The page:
8:51 p.m. -R. Buckminster Fuller
I live on Earth at present,
and I don't know what I am.
I know that I am not a category.
I am not a thing - a noun.
I seem to be a verb,
an evolutionary process -
an integral function of the universe.
8:51 p.m. -R. Buckminster Fuller
-R. Buckminster Fuller
|I have no idea who this is supposed to be.|
I don't know what to say. There was a time where, if it wasn't fair to say I knew them beyond the superficial, I was at least known by them to some degree. I was their mascot, the brother of their ostensible leader, the one who had clean urine were there to be a need to pass a drug test (this never came up). I was the one who they joked they would corrupt, though they never tried very hard since making me one of them would defeat their fun.
As one of them - Chris, I think, though I can't supply a last name - introduces me to a stranger as Garth, a nickname I acquired by virtue of resembling as a teenager Dana Carvey's character in Wayne's World, I wonder if he remembers what my name is, if he ever knew. I mumble out a few sentences to contrast with the boy he knew, that I am a teacher now, and we go our separate ways. He, it should be noted, with a great deal more certainty than I do.
It is a massive party, encompassing sumo suits, a mechanical bull, and a whole roasted pig. Aside from my immediate family, who is there in force, I remember a few dozen of the party-goers as adult versions of burnouts who orbited my brother until he got a serious girlfriend and was urged into sweater vests. I know it is unreasonable to assume they have not progressed as people since last we spoke, even as their children are the primary users of the bull, but it is as if they are frozen in my mind and I don't have the aptitude to age progress en masse. My mother tells me that a family friend here is now well read and a dedicated father to his namesake son and I express gentle surprise. He should be focused on narcotics and four-wheeling still. Perhaps, to him, I should still be focused on grunge music and oversized flannels.
Whenever I am greeted, I project myself more than a decade prior: long hair, heavier, in ill-fitting clothes, shy in an extroverted way, sniffling from unrealized allergies, wanting to belong by rebelling as my friends did. The change has been gradual, cell by cell, but I barely recognize who that was then (if I were ever him). He is just a story to me, one I retell with a shrug with awareness that he doesn't make much sense. I can't imagine what the me ten years ago would make of me, though I flatter myself to think he would be impressed by the publishing credits and worldly lover, even if he might blast me as a sell-out for losing the hair and not becoming an actor. If only others at this party could know that I am not him and am embarrassed by connection to his more extreme and unrefined behaviors. Can others own their past better that I do?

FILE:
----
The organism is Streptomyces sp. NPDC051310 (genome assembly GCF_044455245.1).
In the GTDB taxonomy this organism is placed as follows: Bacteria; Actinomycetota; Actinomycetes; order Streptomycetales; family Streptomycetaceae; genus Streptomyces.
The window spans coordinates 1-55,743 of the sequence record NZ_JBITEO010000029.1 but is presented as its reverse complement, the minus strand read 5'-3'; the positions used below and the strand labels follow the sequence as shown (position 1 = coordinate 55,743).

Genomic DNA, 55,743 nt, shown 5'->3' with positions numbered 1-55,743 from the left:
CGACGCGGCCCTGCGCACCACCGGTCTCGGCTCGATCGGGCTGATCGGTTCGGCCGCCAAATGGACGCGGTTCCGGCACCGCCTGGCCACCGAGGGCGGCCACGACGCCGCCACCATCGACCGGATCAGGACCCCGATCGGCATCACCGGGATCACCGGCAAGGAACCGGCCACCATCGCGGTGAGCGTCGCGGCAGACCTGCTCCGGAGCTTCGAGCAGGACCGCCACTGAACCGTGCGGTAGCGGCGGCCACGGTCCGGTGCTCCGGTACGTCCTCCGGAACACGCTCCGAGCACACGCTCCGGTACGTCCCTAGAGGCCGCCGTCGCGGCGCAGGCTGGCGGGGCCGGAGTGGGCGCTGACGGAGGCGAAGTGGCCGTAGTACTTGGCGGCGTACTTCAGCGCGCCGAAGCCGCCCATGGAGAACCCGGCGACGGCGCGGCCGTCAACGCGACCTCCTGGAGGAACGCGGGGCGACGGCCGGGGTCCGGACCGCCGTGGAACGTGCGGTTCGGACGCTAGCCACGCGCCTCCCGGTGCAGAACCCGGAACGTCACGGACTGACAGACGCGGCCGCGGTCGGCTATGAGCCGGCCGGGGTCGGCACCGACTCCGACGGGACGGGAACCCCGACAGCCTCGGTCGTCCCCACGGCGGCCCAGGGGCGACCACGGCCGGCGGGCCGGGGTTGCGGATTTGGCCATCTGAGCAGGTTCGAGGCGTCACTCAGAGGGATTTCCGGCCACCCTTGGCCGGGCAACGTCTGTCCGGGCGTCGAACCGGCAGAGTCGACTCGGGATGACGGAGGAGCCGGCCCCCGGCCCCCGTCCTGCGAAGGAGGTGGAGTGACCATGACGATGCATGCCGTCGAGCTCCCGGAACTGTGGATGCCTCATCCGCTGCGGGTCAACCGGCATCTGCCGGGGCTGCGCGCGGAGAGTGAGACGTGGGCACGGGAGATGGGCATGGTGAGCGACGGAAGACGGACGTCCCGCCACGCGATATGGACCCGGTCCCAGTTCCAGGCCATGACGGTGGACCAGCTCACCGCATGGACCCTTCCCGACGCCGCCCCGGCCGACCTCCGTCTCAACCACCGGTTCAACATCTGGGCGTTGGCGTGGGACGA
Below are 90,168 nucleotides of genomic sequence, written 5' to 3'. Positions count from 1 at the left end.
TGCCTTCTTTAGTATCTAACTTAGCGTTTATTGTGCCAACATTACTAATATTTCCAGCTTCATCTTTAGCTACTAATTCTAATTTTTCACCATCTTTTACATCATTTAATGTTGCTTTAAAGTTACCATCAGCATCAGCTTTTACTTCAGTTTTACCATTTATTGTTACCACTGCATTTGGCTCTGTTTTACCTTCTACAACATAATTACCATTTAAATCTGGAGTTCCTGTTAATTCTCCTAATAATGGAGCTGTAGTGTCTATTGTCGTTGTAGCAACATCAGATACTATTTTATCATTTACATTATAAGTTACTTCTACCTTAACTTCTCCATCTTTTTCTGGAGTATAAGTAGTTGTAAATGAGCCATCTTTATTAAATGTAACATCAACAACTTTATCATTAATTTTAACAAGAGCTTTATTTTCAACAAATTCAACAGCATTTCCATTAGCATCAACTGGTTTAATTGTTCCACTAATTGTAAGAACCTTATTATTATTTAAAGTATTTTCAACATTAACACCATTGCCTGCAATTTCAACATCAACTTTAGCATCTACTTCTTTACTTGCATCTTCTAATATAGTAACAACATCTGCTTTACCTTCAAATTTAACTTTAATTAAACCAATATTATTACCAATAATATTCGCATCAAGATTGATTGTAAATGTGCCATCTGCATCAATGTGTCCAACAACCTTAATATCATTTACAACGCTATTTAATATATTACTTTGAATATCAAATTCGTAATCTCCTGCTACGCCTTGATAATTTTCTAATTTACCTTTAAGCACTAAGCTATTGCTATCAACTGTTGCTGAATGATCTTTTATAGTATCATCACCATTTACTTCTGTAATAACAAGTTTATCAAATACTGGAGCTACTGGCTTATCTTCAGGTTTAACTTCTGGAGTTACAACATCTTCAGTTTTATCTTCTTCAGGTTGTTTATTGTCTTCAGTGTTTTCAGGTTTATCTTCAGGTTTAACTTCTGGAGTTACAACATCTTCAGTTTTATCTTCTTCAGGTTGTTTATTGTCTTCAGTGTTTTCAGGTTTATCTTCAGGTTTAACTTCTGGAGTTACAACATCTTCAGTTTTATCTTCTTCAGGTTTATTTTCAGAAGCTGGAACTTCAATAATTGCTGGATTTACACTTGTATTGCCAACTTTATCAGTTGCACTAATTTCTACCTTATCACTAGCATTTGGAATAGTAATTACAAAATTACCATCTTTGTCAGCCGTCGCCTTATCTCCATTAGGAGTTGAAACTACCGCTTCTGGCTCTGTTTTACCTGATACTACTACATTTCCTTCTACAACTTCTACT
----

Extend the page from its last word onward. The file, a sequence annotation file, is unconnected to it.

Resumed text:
It could be that most people can enjoy a party on a warm spring day without analyzing interactions down to particles.
The next weekend, at my grandmother's birthday party, this inner conflict - the perceptions and memories of others contrasted by who I imagine myself to be - recurs.
"I don't ever remember him being fat," one of my aunts says in reference to me, when my grandmother notes that I look to have lost weight (having been around the same weight for five years).
"He was never exactly fat," my mother explains, continuing the conversation around me but which does not involve me as a participant, "Just chunky, like his brother."
"It came right off his face," my grandmother says. "He's a handsome boy."
|Okay, fine, I'm a little fuzzy on this guy, too.|
This is not the end of my discomfiture, as my mother chimes in that I have had a story published in a book I neglected to remove from my bag after having shown it to Jacki the day prior.
They pass it around and then one of my uncles begins to read it. Aloud. I opt to make myself scarce, unable to sit when anyone is reading my work in front of me, to say nothing of announcing the sentences. From having no idea who I am to reading someone I created is too quick a jump (and I cannot stand others reading my work in front of me in the best of circumstances). They may share my chromosomes, but I somehow cannot afford them the intimacy I grant to strangers who want to fork over fifteen Canadian dollars to read Paragon 3. At least, with strangers, I am starting with a blank slate. They never knew me as a chubby twelve-year-old.
"I get awful lonesome after dinner sometimes," my grandma says, out of nowhere.
I feel sympathy that jolts me out of my self-reflection - how could I not? - but it is as if someone in a play is saying these words. They aren't directed at me, but rather the air, her keeping the universe apprised of how things are. She is eighty-three and her husband has been dead for well over fifteen years, I am not surprised to hear that she might be lonely.
I know my cousins love her in a way I do not. This isn't to say that I do not love my grandmother, because I absolutely do. But they dote on her when they see her, as though they'd always had a close relationship that did not extend to me. My mother was always the caretaker. Even at the party, when a chocolate covered strawberry does not agree with my grandmother, it is my mother who is summoned to clean the mess, the designated Cinderella. As the son of the help, I feel a distance.
I want people to know me for what I am, but that feels like entitlement if I cannot broaden myself beyond the roles I feel have been set down for me, the limitations of prior relationships and social cowardice.
So, who do you think you are? Who do you imagine I think you are?
Soon in Xenology: Maybe a job, sushi, poetry.